Remittance sent back home through banks by Filipinos working and living abroad declined 8.3 percent year-on-year to $2.186 billion in September partly due to the closure of a number of overseas money service providers, the Bangko Sentral ng Pilipinas (BSP) said yesterday.
The latest BSP data showed cash remittances in September fell from $2.383 billion in the same month last year. It was also the lowest inflow in five months or since April’s $2.083 billion.
BSP data showed the year-on-year decline in September was the fastest since the 10.9-percent drop in April 2003.
Still, the inflows stayed above the $2-billion level for the 20th straight month.
BSP Governor Nestor A. Espenilla Jr. said there was an 11.7-percent drop in cash remittances from land-based workers, which offset the 6-percent rise in transfers from sea-based workers.
He said there were reports that a number of global correspondent banks have closed their money transfer businesses, reflective of the increasing global trend to reduce correspondent banking relationships and focus more on home market. “This may have partly affected remittances flows during the month.”
Espenilla said the biggest drops in remittances that month were recorded from Saudi Arabia, Kuwait, Qatar and Australia.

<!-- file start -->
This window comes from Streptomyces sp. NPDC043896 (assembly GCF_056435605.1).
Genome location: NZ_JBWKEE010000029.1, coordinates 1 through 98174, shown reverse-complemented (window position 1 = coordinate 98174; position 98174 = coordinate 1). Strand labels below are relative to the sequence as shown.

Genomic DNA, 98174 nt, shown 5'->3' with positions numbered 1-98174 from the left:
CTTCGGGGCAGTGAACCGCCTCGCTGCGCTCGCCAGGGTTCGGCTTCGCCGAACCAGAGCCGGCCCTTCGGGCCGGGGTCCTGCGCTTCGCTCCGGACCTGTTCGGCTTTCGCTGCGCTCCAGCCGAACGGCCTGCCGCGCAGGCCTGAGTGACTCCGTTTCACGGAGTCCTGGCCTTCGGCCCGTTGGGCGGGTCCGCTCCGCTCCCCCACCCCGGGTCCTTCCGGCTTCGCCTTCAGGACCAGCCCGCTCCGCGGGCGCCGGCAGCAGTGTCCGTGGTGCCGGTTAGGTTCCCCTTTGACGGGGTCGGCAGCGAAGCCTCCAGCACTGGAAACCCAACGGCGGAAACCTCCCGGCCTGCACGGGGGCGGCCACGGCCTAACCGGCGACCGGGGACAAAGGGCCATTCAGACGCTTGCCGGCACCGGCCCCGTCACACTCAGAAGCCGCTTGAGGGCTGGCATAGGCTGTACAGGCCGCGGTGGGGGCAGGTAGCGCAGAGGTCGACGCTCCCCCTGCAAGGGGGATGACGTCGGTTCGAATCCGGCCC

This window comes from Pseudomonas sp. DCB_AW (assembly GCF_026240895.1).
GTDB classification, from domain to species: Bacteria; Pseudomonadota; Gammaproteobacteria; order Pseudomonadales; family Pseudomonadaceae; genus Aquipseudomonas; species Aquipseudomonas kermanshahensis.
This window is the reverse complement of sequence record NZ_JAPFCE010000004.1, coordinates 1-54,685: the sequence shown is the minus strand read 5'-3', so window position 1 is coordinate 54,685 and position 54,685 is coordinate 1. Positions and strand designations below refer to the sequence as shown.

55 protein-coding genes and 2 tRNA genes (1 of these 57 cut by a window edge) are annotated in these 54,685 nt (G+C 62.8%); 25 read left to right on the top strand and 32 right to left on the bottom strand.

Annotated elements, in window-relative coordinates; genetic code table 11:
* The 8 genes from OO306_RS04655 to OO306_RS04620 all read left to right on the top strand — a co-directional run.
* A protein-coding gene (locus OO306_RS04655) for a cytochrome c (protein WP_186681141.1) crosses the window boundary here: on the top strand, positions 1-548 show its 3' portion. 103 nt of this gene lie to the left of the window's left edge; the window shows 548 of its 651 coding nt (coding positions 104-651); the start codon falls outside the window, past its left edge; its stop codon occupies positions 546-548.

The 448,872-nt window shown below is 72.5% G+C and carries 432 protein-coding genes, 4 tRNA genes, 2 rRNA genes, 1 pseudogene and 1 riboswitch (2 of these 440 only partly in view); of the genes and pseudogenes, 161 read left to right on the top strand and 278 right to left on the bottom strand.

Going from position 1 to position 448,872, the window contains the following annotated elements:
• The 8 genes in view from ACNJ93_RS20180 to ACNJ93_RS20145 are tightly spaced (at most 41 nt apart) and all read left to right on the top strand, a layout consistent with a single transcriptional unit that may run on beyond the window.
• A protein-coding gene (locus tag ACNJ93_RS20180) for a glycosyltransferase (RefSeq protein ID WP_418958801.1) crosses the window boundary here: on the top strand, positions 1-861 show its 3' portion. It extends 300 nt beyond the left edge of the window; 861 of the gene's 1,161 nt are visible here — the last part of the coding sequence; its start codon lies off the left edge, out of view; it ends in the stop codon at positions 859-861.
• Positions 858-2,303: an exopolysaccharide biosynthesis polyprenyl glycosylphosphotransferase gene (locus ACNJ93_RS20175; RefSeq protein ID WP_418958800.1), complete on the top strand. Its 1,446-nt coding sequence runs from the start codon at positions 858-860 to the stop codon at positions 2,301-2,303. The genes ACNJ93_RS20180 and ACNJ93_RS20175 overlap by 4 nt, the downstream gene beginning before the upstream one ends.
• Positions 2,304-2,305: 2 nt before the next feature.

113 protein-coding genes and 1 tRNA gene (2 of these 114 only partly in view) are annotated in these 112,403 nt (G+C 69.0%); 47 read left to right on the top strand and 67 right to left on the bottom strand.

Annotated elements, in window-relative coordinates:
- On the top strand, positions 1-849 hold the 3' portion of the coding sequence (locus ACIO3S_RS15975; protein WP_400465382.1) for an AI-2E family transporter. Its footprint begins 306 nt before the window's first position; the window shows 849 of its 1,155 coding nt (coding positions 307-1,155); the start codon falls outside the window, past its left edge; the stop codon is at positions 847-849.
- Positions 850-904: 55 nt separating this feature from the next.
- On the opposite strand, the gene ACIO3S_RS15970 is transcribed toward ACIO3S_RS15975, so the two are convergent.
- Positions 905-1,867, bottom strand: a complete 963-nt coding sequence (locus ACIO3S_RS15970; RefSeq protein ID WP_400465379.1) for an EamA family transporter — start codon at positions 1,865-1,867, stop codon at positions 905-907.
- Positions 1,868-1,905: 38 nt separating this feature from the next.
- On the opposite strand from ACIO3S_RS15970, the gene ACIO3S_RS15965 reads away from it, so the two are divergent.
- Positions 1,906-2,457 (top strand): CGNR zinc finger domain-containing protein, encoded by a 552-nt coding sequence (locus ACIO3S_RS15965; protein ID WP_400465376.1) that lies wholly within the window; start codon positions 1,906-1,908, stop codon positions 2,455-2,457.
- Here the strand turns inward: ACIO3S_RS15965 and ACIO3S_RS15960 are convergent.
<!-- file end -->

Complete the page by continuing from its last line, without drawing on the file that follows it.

“For Saudi Arabia, the decline could partly be the result of the continued repatriation of overseas Filipino workers under the Saudi Arabian amnesty program that started last March,” he said.
“On Sept. 26, the Saudi government extended the amnesty program anew and 8,467 undocumented Filipinos had availed themselves of the initial offer, according to the Department of Foreign Affairs,” Espenilla said.
From January to September, cash remittances reached $20.781 billion, up 3.8 percent from $20.025 billion in the nine-month period last year.
As of end-September, remittances from land-based and sea-based workers grew by 3.8 percent and 3.5 percent to reach $16.4 billion and $4.4 billion, respectively.
The top sources of remittances as of the end of September were Germany, Hong Kong, Japan, Kuwait, Qatar, Saudi Arabia, Singapore, the United Arab Emirates, the United Kingdom and the United States. The 10 countries accounted for almost three-fourths of the total.
Cash remittances are projected to hit $28 billion by the end of the year.
The BSP had kept the 4-percent remittances growth target for 2017, although the value of the updated projection made in June was higher than the earlier forecast of $27.7 billion.
Last year, cash sent home via banks reached a record $26.9 billion, up 5 percent from 2015’s $25.6 billion. – Inquirer